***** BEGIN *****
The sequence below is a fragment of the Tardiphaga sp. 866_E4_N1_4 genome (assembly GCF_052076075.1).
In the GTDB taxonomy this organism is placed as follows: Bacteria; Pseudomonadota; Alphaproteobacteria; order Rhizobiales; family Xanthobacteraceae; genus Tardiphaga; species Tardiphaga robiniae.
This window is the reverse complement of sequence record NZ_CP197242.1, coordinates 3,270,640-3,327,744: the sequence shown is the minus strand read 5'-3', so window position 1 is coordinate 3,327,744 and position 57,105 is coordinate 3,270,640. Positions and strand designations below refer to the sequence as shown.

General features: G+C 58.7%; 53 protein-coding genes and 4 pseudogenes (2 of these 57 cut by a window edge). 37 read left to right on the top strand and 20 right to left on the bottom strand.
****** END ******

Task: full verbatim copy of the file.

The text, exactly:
The sequence below is a fragment of the Tardiphaga sp. 866_E4_N1_4 genome (assembly GCF_052076075.1).
In the GTDB taxonomy this organism is placed as follows: Bacteria; Pseudomonadota; Alphaproteobacteria; order Rhizobiales; family Xanthobacteraceae; genus Tardiphaga; species Tardiphaga robiniae.
This window is the reverse complement of sequence record NZ_CP197242.1, coordinates 3,270,640-3,327,744: the sequence shown is the minus strand read 5'-3', so window position 1 is coordinate 3,327,744 and position 57,105 is coordinate 3,270,640. Positions and strand designations below refer to the sequence as shown.

General features: G+C 58.7%; 53 protein-coding genes and 4 pseudogenes (2 of these 57 cut by a window edge). 37 read left to right on the top strand and 20 right to left on the bottom strand.